It looks like mobile computing is taking over the world. I realize that sounds kind of flippant—but it really is true. The next time you go to a seminar or a class (or a restaurant!) look around and see how many people are checking their smart phones or reading their iPads. In almost every walk of life we see increased acceptance, usage, even saturation of mobile devices. No industry is more impacted by this than healthcare.
We like to think nostalgically of the sacred bond between physician and patient, forgetting for the moment of all the “silent partners” who are also involved. The job of healthcare provider is primarily hands on—poking, probing, testing, listening and diagnosing. It doesn’t seem like mobile computing would have significant impact. That is, however, until you think of a visit to your doctor where your medical records are reviewed on a wireless computer rather than paper forms; your prescriptions are typed and surreptitiously emailed to your pharmacy rather than hand-written; and you can look forward to a time when simple diagnoses might be made by a professional thousands of miles away. With this in mind, our image of the traditional healthcare setting seems almost as quaint as that of the country doctor making house calls with his horse and buggy.
Here are some interesting considerations about the new and evolving field of mHealth:
And, for those of us who seek to be providers in this market...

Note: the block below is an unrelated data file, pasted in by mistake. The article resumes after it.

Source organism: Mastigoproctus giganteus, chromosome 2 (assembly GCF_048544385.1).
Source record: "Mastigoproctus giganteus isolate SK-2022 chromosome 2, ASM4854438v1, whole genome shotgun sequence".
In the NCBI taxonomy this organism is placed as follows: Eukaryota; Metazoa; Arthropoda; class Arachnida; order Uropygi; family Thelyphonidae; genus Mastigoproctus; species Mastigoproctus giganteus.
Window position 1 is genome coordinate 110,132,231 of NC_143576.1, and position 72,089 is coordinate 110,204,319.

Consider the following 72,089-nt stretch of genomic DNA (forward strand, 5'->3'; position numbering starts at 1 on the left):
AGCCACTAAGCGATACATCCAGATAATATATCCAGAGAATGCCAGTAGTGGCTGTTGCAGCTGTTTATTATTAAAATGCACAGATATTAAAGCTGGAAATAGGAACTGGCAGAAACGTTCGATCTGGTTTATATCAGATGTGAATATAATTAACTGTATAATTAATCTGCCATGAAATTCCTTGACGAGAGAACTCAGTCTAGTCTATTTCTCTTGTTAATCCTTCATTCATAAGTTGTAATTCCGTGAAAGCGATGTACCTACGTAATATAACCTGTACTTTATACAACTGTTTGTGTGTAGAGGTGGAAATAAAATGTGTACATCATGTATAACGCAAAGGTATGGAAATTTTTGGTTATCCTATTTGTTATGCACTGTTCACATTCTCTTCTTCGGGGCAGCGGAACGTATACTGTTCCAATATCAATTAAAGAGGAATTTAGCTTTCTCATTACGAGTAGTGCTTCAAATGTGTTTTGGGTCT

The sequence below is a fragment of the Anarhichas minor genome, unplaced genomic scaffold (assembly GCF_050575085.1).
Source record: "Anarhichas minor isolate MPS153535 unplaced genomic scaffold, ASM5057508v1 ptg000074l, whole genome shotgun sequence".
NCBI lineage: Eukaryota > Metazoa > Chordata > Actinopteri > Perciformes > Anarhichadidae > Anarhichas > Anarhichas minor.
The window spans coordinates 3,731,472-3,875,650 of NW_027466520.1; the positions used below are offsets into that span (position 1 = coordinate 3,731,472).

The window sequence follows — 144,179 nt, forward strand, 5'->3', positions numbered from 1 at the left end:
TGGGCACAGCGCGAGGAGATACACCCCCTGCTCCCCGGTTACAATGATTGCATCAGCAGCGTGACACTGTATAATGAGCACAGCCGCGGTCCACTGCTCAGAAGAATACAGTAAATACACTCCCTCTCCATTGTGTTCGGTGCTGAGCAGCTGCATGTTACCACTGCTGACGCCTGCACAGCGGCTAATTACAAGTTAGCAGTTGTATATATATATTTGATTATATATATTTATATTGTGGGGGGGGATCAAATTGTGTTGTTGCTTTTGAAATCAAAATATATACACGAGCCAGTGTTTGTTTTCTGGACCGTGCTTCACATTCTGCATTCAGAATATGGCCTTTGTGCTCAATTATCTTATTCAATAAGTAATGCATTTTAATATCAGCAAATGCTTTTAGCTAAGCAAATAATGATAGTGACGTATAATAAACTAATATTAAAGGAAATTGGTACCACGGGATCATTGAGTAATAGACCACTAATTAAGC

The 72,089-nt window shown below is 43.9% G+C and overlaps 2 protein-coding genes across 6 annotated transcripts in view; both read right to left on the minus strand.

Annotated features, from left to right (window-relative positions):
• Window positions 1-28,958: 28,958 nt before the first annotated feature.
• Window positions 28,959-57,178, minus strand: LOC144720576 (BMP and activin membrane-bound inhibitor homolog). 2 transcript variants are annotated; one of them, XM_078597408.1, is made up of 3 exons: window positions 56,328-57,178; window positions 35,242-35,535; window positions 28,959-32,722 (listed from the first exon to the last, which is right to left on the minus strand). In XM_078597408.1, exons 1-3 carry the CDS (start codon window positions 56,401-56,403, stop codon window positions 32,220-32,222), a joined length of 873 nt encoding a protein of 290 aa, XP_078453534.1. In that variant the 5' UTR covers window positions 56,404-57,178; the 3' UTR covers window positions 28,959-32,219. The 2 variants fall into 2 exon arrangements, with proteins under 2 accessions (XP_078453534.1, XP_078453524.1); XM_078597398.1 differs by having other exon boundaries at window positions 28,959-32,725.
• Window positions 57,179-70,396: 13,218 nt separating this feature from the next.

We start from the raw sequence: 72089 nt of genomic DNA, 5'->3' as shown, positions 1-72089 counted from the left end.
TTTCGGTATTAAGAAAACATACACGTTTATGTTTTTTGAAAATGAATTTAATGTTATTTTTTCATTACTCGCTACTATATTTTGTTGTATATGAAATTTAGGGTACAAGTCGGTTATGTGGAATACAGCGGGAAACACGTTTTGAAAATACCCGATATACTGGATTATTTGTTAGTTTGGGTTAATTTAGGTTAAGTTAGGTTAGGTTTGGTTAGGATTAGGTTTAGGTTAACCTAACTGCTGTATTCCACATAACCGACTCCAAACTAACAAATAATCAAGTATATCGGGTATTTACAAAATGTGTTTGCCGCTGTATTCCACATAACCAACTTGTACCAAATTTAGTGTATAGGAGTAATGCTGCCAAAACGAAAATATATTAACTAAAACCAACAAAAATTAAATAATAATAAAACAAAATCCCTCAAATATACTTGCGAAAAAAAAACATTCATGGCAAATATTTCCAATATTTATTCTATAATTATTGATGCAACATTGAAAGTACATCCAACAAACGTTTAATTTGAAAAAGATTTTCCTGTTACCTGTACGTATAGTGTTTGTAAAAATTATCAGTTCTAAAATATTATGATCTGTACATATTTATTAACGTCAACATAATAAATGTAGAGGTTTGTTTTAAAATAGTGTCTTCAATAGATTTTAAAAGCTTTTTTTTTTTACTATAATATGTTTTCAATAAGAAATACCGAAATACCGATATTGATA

As the mHealth market grows, it will impact and possibly merge with the other fledgling field of telemedicine. This is the delivery of diagnostic health services from a distant location using specialized equipment. There are already significant examples of telemedicine in use. Marquette General Hospital in northern Michigan uses telemedicine to deliver services to some of the more remote areas across Michigan’s Upper Peninsula.
However, telemedicine is not used only to access remote locations. Some large companies which provide their own health insurance use telemedicine as a benefit for employees in satellite locations. This gives those employees opportunities to enjoy the same offerings as others working at the corporate headquarters. For example, Cisco Systems has a large company run health clinic at its offices in San Jose. Employees from around the country can access services at the clinic remotely from special locations in their local offices. This not only provides great access for employees. It also allows Cisco to realize the savings of covering their own health insurance nationwide.
Telemedicine today usually requires dedicated hardware and networks to provide the necessary services and performance. But, as the technologies underpinning mHealth improve, those requirements will change. Higher transfer rates and cloud-based data stores will drastically improve what can be delivered to mobile platforms. This is how the merging of mHealth and telemedicine will morph into something very different. As a rich stream of health centered data can be shared with mobile devices, the idea of “visiting your doctor” will take on a whole new meaning.
I recently attended a briefing on mHealth that was quite enlightening. There are major mobile network companies who are very active in this field. They see the growth of 4G devices and networks as key to delivering rich applications combining voice and data that will further enable mHealth. There was also an application on display (from a local company, I might add) that allows physicians in the operating room to get surgical consults from other physicians remotely. This application streams video from the surgery, fully encrypted, to a high resolution mobile device in a totally secure session. As I stood intently gazing at the interior of a patient’s stomach neatly displayed on an iPad I realized that our ideas about healthcare delivery are going to change drastically.
I believe that companies that learn now how to contribute to the mHealth revolution stand a good chance of being richly rewarded.